WASHINGTON (Reuters) — U.S. job growth slowed sharply in May and wages rose less than expected, suggesting the loss of momentum in economic activity was spreading to the labour market, which could increase calls for the Federal Reserve to cut interest rates this year.
The cool-off in hiring reported by the Labor Department on Friday was even before a recent escalation in trade tensions between the United States and two of its major trading partners, China and Mexico. Economists have warned that the trade fights could undermine the economy, which will celebrate 10 years of expansion next month, the longest on record.
The economy thus far has been largely resilient to the trade war with China. President Donald Trump in early May slapped additional tariffs of up to 25 per cent on $200 billion (all figures U.S.) of Chinese goods, which prompted retaliation by Beijing.
Last week, Trump said he would impose a tariff on all goods from Mexico in a bid to stem the tide of migrants across the U.S.-Mexican border. Talks are ongoing to prevent the duties from kicking in at 5 per cent on June 10.
Nonfarm payrolls increased by 75,000 jobs last month, the government said in its closely watched employment report, falling below the roughly 100,000 needed per month to keep up with growth in the working-age population.
The economy created 75,000 fewer jobs in March and April than previously reported. Economists polled by Reuters had forecast payrolls rising by 185,000 jobs last month.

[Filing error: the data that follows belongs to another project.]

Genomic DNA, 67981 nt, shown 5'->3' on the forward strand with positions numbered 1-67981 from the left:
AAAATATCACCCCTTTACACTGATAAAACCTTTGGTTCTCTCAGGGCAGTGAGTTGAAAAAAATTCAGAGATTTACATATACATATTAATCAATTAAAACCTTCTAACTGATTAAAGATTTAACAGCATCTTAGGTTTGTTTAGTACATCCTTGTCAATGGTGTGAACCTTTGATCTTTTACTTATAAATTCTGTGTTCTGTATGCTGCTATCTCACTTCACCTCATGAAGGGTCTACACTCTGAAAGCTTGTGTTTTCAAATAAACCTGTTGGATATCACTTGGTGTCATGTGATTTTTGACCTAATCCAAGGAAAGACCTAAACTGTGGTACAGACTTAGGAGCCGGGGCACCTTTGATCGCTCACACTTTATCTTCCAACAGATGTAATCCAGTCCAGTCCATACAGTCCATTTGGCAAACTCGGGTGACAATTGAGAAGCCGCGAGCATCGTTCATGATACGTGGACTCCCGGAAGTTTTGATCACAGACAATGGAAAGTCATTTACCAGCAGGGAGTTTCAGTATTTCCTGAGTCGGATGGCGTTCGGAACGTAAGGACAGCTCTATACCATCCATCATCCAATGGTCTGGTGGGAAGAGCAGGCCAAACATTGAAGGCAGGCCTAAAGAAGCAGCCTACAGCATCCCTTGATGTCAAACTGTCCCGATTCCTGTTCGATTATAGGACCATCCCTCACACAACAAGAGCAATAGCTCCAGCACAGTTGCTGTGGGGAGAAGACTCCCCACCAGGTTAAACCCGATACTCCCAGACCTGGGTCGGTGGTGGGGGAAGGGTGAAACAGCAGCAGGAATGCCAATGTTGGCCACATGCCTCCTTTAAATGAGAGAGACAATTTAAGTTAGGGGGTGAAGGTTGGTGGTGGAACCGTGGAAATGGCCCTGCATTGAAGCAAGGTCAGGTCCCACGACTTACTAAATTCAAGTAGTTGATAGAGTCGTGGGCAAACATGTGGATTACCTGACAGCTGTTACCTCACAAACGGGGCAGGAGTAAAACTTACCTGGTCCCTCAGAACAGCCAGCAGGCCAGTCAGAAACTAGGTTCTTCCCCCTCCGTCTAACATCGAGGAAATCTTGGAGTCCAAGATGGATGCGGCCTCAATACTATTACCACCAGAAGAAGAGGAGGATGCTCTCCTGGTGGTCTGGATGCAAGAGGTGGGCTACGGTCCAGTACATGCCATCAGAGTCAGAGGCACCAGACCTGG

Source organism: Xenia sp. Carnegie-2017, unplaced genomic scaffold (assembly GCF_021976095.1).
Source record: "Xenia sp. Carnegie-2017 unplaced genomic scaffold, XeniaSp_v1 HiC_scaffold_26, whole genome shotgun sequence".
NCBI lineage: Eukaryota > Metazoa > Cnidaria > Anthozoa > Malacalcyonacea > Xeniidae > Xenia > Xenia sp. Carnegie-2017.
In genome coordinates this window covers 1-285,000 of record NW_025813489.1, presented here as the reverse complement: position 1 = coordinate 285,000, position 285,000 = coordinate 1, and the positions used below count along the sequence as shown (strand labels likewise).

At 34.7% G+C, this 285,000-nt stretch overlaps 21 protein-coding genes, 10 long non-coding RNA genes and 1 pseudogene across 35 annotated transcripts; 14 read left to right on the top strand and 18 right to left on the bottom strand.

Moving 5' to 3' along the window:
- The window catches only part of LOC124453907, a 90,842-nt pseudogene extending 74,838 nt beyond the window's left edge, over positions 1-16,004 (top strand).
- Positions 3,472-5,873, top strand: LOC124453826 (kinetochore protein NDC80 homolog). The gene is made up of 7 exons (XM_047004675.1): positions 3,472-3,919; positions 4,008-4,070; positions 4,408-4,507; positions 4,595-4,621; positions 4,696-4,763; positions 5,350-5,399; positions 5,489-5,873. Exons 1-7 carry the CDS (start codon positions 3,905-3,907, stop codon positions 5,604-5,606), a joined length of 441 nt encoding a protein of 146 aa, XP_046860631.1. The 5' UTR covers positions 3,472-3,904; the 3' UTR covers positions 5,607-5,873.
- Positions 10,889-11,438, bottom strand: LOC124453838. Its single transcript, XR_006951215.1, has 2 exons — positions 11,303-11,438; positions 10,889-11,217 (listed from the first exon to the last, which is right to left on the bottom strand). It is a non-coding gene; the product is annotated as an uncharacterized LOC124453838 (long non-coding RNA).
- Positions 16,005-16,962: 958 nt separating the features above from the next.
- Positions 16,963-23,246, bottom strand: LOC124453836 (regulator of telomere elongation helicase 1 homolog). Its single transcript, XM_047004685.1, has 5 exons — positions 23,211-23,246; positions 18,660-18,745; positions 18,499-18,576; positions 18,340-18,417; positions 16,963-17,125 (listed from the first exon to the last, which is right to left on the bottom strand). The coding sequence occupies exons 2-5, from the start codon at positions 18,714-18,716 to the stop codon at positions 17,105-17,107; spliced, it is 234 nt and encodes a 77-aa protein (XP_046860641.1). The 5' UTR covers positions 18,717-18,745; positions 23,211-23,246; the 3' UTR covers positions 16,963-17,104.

May's disappointing job growth was flagged by a report on Wednesday from payrolls processing firm ADP showing the smallest gain in private payrolls in nine years last month. Another report this week showed a drop in online ads by businesses looking for help.
Last month's slowdown in job gains, however, probably understates the health of the labor market as measures such as weekly applications for unemployment benefits and the Institute for Supply Management's services employment gauge have suggested underlying strength.
Monthly wage growth remained moderate in May, with average hourly earnings increasing six cents, or 0.2 per cent following a similar gain in April. That lowered the annual increase in wages to 3.1 per cent from 3.2 per cent in April. The average workweek was unchanged at 34.4 hours last month.
The moderation in wage gains, if sustained could cast doubts on the Fed's optimism that inflation would return to the U.S. central bank's two per cent target. Financial markets are pricing in two rate cuts this year.
The tepid employment report added to soft data on consumer spending, business investment, manufacturing and homes sales in suggesting the economy was losing momentum in the second quarter following a temporary boost from exports, inventory accumulation and defense spending. Growth is cooling as the massive stimulus from last year's tax cuts and spending increases fades.
The Atlanta Fed is forecasting gross domestic product rising at a 1.5 per cent annualized rate in the second quarter. The economy grew at a 3.1 per cent pace in the first quarter.
The unemployment rate remained near a 50-year low of 3.6 per cent in May. The jobless rate was partly pushed down by workers dropping out of the labour force over the last four months.
Employment gains in May slowed across all sectors.
Manufacturing payrolls increased by 3,000 last month.
Manufacturing employment will be watched closely for signs of the impact of the tariffs on the economy. Factory output has been weak and sentiment dropped to a 31-month low in May, with manufacturers worried mostly about the trade tensions.
Employers in the construction sector hired 4,000 workers in May. Government payrolls fell by 15,000 jobs.